Conventional wisdom once held that major crises and catastrophes are low-probability events. Corporate boards and government leaders now recognise that this view is outdated.
Catastrophes have unfolded at an unprecedented rate in the past few years, be they financial crises, large-scale natural disasters, intercontinental pandemics or major terrorist attacks. We also live in an environment marked by mounting food and water scarcity, high climate variability, nuclear proliferation and cyber risks. Twenty of the 30 most costly insured catastrophes worldwide from 1970 to 2011 have occurred since 2001.1 With the exception of the 9/11 terrorist attacks, they were all natural disasters.
Looking ahead, the frequency of high impact events could increase still further. A combination of a growing and rapidly urbanising population, particularly in coastal cities, and the increasing frequency of disasters due to climate instability mean that companies and governments will have to learn how to better manage the risk of expected but unpredictable disastrous events. This includes developing more effective ways to proactively assess and manage extreme events before they occur, and also create the foundations for a more resilient society, if and when they do.
While risk managers certainly have an increasing role today, this new risk environment is too important to be left to risk managers alone. As a strategic matter, it must actively involve the board of directors and a nation’s top leadership.
This also presents opportunities all along the risk management cycle, from risk identification and assessment to risk reduction and financial hedging. Turning risk management into value creation in this new era of catastrophes demands new services, new types of protection, and innovative new financial solutions. A strong demand for such services and products has already emerged and is likely to significantly increase in the next five years.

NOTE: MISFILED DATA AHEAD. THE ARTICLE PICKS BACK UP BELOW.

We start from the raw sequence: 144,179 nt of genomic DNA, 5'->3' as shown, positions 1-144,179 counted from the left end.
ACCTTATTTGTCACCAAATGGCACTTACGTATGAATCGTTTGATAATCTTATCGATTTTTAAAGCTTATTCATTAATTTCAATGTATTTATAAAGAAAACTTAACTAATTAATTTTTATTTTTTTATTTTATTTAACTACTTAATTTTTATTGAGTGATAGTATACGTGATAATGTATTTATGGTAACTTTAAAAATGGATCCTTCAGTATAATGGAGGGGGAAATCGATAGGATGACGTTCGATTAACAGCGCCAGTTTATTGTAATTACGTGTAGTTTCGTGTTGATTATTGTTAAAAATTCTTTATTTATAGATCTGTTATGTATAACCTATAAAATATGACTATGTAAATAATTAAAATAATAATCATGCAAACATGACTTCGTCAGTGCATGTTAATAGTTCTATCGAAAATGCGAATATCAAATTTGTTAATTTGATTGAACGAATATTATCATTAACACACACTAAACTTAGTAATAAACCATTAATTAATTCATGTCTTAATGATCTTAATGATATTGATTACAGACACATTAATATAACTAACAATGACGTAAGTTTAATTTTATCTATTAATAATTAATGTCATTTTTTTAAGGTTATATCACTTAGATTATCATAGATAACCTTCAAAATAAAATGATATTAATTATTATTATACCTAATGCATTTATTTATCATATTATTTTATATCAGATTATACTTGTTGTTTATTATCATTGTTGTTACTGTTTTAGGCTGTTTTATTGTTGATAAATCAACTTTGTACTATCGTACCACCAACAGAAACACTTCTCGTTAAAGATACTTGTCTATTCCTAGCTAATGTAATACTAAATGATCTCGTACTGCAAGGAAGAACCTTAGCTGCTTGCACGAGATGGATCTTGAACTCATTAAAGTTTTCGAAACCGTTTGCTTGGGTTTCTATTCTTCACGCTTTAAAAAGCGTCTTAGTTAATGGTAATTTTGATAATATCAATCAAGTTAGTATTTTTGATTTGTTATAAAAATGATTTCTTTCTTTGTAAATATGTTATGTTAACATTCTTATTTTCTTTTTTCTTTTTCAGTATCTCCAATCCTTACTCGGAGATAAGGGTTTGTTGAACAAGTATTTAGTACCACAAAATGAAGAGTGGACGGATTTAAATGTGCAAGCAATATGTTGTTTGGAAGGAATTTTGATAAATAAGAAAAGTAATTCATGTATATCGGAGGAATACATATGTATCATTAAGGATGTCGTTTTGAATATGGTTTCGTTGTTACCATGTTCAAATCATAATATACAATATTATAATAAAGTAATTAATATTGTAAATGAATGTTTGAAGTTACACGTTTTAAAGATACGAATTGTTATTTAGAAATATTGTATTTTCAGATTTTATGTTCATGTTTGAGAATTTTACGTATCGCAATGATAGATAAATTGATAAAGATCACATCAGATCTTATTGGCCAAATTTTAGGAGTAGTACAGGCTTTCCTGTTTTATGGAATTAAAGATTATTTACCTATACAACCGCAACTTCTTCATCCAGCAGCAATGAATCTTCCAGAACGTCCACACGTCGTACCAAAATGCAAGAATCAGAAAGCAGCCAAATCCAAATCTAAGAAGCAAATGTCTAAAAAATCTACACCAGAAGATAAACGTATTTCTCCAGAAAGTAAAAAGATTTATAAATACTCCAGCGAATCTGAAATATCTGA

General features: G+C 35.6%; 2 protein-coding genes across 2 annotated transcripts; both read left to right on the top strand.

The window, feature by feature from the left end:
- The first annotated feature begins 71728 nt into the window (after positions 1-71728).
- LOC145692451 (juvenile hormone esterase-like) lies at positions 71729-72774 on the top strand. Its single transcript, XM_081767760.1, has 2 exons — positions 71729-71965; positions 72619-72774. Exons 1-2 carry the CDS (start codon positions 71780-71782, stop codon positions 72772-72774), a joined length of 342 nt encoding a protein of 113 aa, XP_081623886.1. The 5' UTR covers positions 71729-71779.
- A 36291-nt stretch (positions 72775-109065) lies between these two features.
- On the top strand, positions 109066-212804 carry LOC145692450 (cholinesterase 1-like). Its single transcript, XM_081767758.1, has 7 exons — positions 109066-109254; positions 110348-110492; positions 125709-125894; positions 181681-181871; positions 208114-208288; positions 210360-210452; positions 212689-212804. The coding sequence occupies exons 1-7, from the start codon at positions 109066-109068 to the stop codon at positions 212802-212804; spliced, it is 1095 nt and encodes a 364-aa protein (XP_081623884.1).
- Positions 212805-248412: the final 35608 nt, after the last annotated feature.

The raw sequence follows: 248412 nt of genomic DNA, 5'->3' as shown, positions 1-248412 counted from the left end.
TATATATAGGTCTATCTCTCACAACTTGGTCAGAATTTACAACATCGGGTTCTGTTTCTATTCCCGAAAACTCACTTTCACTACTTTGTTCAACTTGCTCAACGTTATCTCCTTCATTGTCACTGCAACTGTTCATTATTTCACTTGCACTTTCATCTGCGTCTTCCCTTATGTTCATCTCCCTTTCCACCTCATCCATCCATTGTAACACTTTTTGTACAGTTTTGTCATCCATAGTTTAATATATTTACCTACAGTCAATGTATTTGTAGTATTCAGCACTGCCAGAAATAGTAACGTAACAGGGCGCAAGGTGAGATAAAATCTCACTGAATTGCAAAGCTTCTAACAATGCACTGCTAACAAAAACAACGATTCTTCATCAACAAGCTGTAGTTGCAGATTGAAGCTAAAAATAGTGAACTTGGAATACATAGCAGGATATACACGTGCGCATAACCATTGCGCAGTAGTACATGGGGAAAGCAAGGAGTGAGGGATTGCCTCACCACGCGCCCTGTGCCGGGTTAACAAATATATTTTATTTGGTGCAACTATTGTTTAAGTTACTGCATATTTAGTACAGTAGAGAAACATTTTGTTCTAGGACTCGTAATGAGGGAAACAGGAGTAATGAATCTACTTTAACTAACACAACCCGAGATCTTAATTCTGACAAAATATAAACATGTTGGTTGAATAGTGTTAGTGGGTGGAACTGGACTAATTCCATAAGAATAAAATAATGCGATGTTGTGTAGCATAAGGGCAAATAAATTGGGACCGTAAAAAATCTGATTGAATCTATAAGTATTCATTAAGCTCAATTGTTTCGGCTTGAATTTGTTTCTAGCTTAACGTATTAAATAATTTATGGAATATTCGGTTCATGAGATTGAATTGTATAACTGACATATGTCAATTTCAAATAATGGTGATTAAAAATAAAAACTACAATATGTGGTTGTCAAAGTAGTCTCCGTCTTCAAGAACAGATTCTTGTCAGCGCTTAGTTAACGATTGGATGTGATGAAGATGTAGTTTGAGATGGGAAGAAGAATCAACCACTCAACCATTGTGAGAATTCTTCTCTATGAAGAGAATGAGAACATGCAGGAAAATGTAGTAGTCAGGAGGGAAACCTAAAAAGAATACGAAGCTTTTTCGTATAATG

But the crux of the matter remains – who pays when the cost of restitution continues to escalate. Given the space restrictions of such an article, I will focus this examination of the potential solutions opened up by recent inno-vations on one type of risk – natural disasters, and one aspect of risk management – financial hedging.
While extreme events are not new (there have been financial crises and earthquakes before), recent events have been much more global in nature. This is the inevitable flip side of the ever-growing globalisation of social and economic activities. Twenty or 30 years ago, a large earthquake and tsunami in Japan or a massive flood in Thailand would have mainly been a Japanese or Thai issue. But today, such events affect businesses around the world, directly through disrupted global supply chains, and indirectly, for example, through an increased fear of nuclear risk. In a notable case in point, Germany – Europe’s largest economy in Europe – is planning to abandon nuclear power, which provides about 17% of its consumed energy,2 in response to the Fukushima disaster.
Several socioeconomic factors have had an influence on the escalating levels including rapidly increasing population, a higher degree of urbanisation and huge growth in value at risk. Take the east coast of China. We could very well see a massive typhoon hitting Hong Kong, Shanghai and then Dalian this year. The ripple effects would be worldwide and extreme. Or take the state of Florida in the US, one of the world’s hurricane peak zones, where the population increased about 600% in the past 50 years. Today in the US, a staggering $15 trillion of assets is insured in coastal counties alone from Texas to Maine.3 Many more people in harm’s way means more exposed assets, too. Mathematically, the same hurricane that had mild effects 50 years ago would be catastrophic today.
Furthermore, climate science teaches us that a warming planet is more likely to see more extreme climate events as well. According to NASA, nine of the ten hottest years on record have occurred since 2001,4 years in which we witnessed many large-scale floods, storms and droughts.
One easy solution would be to make sure people do not live and work in harm’s way, but this would be wishful thinking. There is typically a high correlation between economic activities and exposure to natural disasters (because living near the coast has obvious advantages), so such a withdrawal from vulnerable zones is just not going to happen on a sufficient scale.